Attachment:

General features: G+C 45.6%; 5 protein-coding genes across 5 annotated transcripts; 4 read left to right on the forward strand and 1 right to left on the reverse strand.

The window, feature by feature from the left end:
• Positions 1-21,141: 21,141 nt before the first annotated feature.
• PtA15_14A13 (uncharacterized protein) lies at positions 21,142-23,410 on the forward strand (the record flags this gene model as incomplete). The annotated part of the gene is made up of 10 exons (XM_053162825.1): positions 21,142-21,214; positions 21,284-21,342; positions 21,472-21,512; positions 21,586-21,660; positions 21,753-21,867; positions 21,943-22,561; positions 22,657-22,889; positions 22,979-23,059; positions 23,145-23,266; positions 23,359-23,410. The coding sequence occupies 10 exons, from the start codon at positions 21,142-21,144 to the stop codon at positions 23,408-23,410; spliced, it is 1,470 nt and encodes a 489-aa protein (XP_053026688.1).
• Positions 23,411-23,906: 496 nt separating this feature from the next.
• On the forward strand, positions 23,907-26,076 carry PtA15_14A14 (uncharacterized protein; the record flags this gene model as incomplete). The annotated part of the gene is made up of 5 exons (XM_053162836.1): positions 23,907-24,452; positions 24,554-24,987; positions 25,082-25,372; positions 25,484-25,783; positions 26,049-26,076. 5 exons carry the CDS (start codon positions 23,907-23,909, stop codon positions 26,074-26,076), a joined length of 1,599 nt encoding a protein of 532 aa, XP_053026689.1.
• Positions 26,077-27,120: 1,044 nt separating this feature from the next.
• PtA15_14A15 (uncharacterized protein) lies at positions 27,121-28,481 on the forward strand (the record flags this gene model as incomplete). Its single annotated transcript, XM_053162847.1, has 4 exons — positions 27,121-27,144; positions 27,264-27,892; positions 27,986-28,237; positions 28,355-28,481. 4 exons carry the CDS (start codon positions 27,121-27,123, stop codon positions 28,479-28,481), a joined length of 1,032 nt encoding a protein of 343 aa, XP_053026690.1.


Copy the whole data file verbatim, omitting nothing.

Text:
General features: G+C 45.6%; 5 protein-coding genes across 5 annotated transcripts; 4 read left to right on the forward strand and 1 right to left on the reverse strand.

The window, feature by feature from the left end:
• Positions 1-21,141: 21,141 nt before the first annotated feature.
• PtA15_14A13 (uncharacterized protein) lies at positions 21,142-23,410 on the forward strand (the record flags this gene model as incomplete). The annotated part of the gene is made up of 10 exons (XM_053162825.1): positions 21,142-21,214; positions 21,284-21,342; positions 21,472-21,512; positions 21,586-21,660; positions 21,753-21,867; positions 21,943-22,561; positions 22,657-22,889; positions 22,979-23,059; positions 23,145-23,266; positions 23,359-23,410. The coding sequence occupies 10 exons, from the start codon at positions 21,142-21,144 to the stop codon at positions 23,408-23,410; spliced, it is 1,470 nt and encodes a 489-aa protein (XP_053026688.1).
• Positions 23,411-23,906: 496 nt separating this feature from the next.
• On the forward strand, positions 23,907-26,076 carry PtA15_14A14 (uncharacterized protein; the record flags this gene model as incomplete). The annotated part of the gene is made up of 5 exons (XM_053162836.1): positions 23,907-24,452; positions 24,554-24,987; positions 25,082-25,372; positions 25,484-25,783; positions 26,049-26,076. 5 exons carry the CDS (start codon positions 23,907-23,909, stop codon positions 26,074-26,076), a joined length of 1,599 nt encoding a protein of 532 aa, XP_053026689.1.
• Positions 26,077-27,120: 1,044 nt separating this feature from the next.
• PtA15_14A15 (uncharacterized protein) lies at positions 27,121-28,481 on the forward strand (the record flags this gene model as incomplete). Its single annotated transcript, XM_053162847.1, has 4 exons — positions 27,121-27,144; positions 27,264-27,892; positions 27,986-28,237; positions 28,355-28,481. 4 exons carry the CDS (start codon positions 27,121-27,123, stop codon positions 28,479-28,481), a joined length of 1,032 nt encoding a protein of 343 aa, XP_053026690.1.